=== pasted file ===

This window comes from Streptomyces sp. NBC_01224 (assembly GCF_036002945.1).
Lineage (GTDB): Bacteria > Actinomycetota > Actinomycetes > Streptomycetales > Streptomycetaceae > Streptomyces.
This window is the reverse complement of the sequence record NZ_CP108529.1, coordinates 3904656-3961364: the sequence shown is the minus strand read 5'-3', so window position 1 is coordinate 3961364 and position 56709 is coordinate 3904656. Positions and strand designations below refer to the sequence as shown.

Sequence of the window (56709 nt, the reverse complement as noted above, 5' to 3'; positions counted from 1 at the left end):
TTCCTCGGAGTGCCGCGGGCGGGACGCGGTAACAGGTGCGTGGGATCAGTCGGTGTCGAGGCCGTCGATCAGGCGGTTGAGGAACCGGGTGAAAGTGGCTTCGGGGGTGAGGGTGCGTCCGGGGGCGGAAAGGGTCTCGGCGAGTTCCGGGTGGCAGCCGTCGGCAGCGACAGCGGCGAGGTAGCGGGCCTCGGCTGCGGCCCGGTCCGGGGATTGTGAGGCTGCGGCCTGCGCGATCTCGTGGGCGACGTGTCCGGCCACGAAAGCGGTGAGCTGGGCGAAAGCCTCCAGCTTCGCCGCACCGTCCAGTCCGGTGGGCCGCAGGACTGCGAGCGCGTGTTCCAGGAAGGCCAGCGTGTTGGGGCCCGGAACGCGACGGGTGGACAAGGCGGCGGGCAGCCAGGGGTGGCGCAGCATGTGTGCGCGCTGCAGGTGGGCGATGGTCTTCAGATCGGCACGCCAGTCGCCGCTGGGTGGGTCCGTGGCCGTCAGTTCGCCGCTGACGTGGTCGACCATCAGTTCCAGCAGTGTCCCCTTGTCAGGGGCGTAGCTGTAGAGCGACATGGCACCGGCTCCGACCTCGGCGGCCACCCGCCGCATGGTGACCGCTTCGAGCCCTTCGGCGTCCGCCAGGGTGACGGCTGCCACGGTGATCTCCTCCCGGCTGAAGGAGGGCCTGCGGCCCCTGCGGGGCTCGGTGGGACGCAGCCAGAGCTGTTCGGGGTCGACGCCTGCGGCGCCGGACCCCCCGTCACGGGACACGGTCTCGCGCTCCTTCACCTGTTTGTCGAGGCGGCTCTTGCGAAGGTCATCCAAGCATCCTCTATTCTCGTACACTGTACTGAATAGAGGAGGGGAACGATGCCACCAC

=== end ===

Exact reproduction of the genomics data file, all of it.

This window comes from Streptomyces sp. NBC_01224 (assembly GCF_036002945.1).
Lineage (GTDB): Bacteria > Actinomycetota > Actinomycetes > Streptomycetales > Streptomycetaceae > Streptomyces.
This window is the reverse complement of the sequence record NZ_CP108529.1, coordinates 3904656-3961364: the sequence shown is the minus strand read 5'-3', so window position 1 is coordinate 3961364 and position 56709 is coordinate 3904656. Positions and strand designations below refer to the sequence as shown.

Sequence of the window (56709 nt, the reverse complement as noted above, 5' to 3'; positions counted from 1 at the left end):
TTCCTCGGAGTGCCGCGGGCGGGACGCGGTAACAGGTGCGTGGGATCAGTCGGTGTCGAGGCCGTCGATCAGGCGGTTGAGGAACCGGGTGAAAGTGGCTTCGGGGGTGAGGGTGCGTCCGGGGGCGGAAAGGGTCTCGGCGAGTTCCGGGTGGCAGCCGTCGGCAGCGACAGCGGCGAGGTAGCGGGCCTCGGCTGCGGCCCGGTCCGGGGATTGTGAGGCTGCGGCCTGCGCGATCTCGTGGGCGACGTGTCCGGCCACGAAAGCGGTGAGCTGGGCGAAAGCCTCCAGCTTCGCCGCACCGTCCAGTCCGGTGGGCCGCAGGACTGCGAGCGCGTGTTCCAGGAAGGCCAGCGTGTTGGGGCCCGGAACGCGACGGGTGGACAAGGCGGCGGGCAGCCAGGGGTGGCGCAGCATGTGTGCGCGCTGCAGGTGGGCGATGGTCTTCAGATCGGCACGCCAGTCGCCGCTGGGTGGGTCCGTGGCCGTCAGTTCGCCGCTGACGTGGTCGACCATCAGTTCCAGCAGTGTCCCCTTGTCAGGGGCGTAGCTGTAGAGCGACATGGCACCGGCTCCGACCTCGGCGGCCACCCGCCGCATGGTGACCGCTTCGAGCCCTTCGGCGTCCGCCAGGGTGACGGCTGCCACGGTGATCTCCTCCCGGCTGAAGGAGGGCCTGCGGCCCCTGCGGGGCTCGGTGGGACGCAGCCAGAGCTGTTCGGGGTCGACGCCTGCGGCGCCGGACCCCCCGTCACGGGACACGGTCTCGCGCTCCTTCACCTGTTTGTCGAGGCGGCTCTTGCGAAGGTCATCCAAGCATCCTCTATTCTCGTACACTGTACTGAATAGAGGAGGGGAACGATGCCACCAC